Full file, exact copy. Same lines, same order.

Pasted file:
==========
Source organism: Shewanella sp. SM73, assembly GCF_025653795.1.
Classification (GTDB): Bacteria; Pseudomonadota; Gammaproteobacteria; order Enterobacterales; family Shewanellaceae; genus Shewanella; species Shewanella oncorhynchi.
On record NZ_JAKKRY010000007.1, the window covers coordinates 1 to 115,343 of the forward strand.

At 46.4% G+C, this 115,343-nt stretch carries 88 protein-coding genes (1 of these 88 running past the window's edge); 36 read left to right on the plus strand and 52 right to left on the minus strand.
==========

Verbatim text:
Source organism: Shewanella sp. SM73, assembly GCF_025653795.1.
Classification (GTDB): Bacteria; Pseudomonadota; Gammaproteobacteria; order Enterobacterales; family Shewanellaceae; genus Shewanella; species Shewanella oncorhynchi.
On record NZ_JAKKRY010000007.1, the window covers coordinates 1 to 115,343 of the forward strand.

At 46.4% G+C, this 115,343-nt stretch carries 88 protein-coding genes (1 of these 88 running past the window's edge); 36 read left to right on the plus strand and 52 right to left on the minus strand.